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Oil down as U.S. debt talks hit brakes; Crude still up on week

Published 05/19/2023, 12:24 PM
Updated 05/19/2023, 03:16 PM
© Reuters.

Investing.com -- Crude prices reversed early gains to end lower on Friday as talks to raise the U.S. debt ceiling hit an impasse again. But oil bulls still had some hurrah: the first weekly rise in five from gains between Monday and Wednesday.

President Joe Biden and his main Republican rival in Congress Kevin McCarthy had previously said they were closer than before to a deal to raise the $31.4 trillion U.S. debt ceiling, and that a conclusion could come as early as Sunday to avoid a federal default on payments by June 1.

By Friday though, it was clear that the talks were going nowhere. “White House is not being reasonable,” said a headline citing Republican debt negotiators. Another, which ran on Fortune.com and quoting Republican negotiator Garret Graves, was more affirmative on the standoff. “It’s time to press pause because it’s just not productive,” Graves was quoted as telling reporters. 

McCarthy himself said: “We’ve got to get movement from the White House, and we don’t have any movement yet.” He added that he and Biden had not spoken on Friday.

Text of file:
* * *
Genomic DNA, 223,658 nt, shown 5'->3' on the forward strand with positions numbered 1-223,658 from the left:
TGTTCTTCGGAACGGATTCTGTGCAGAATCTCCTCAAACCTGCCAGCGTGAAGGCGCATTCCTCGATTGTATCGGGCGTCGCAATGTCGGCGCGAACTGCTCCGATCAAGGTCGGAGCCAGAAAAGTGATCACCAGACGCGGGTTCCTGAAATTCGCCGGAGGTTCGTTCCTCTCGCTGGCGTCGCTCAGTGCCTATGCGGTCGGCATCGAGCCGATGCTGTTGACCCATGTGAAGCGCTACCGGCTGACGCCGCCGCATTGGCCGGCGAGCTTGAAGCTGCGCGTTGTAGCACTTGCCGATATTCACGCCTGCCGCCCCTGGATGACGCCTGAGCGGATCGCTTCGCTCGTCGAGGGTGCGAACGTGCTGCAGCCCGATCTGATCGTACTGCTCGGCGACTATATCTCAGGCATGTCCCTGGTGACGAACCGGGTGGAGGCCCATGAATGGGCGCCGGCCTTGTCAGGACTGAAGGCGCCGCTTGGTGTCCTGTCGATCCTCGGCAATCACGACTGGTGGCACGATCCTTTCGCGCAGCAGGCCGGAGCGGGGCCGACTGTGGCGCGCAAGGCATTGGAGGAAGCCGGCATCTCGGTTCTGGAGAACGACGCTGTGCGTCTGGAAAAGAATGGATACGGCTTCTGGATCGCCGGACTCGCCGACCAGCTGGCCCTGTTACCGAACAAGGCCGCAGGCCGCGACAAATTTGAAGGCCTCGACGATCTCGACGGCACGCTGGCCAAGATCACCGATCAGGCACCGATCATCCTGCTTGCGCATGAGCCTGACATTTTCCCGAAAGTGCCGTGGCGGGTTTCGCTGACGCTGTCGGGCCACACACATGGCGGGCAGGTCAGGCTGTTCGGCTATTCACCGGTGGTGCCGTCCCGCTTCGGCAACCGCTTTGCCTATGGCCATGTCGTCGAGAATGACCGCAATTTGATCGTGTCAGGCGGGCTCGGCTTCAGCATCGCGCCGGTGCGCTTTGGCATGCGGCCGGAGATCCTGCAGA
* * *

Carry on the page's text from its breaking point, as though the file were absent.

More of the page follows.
Ed Moya, analyst at online trading platform OANDA, added: “A big risk for debt-limit talks [was] that negotiations were too easy and that could have triggered an early vote."

Referencing the bailout package negotiations during the 2008-2009 Great Financial Crisis, Moya said: “Wall Street has seen this movie before and we needed to see some tension amongst negotiators, in order for a reasonable deal to be reached.” 

New York-traded West Texas Intermediate, or WTI, crude settled down 31 cents, or 0.5%, at $71.55 per barrel. Week-to-date though, WTI was up about 2%. The U.S. crude benchmark fell a cumulative 15% over four prior weeks.

London-traded Brent crude, the global benchmark for oil, settled down 28 cents, or 0.4%, at $75.58. For the week, Brent was also up 2% after four previous weeks of losses totaling 14%.

Both WTI and Brent had rallied by more than $1 earlier on Friday on optimism that the debt ceiling talks were making progress.

“Traders were reluctant to go into the weekend short, on the off chance that an agreement to raise the U.S. government’s debt ceiling is struck over the weekend,” Vandana Hari, founder of oil markets advisory Vanda Insights, said in comments carried by Reuters. 

Craig Erlam, another analyst at OANDA, concurred. “[A U.S. debt] default was almost certainly never a realistic possibility in the first place,” Erlam said. 

Also boosting oil was a weaker dollar, which makes commodities like crude which are priced in the greenback more affordable to holders of other currencies. The Dollar Index was down for the first time in five sessions even as some speculators held to the belief that the Federal Reserve will raise rates for an 11th straight time when the central bank’s policy makers meet on June 14.  

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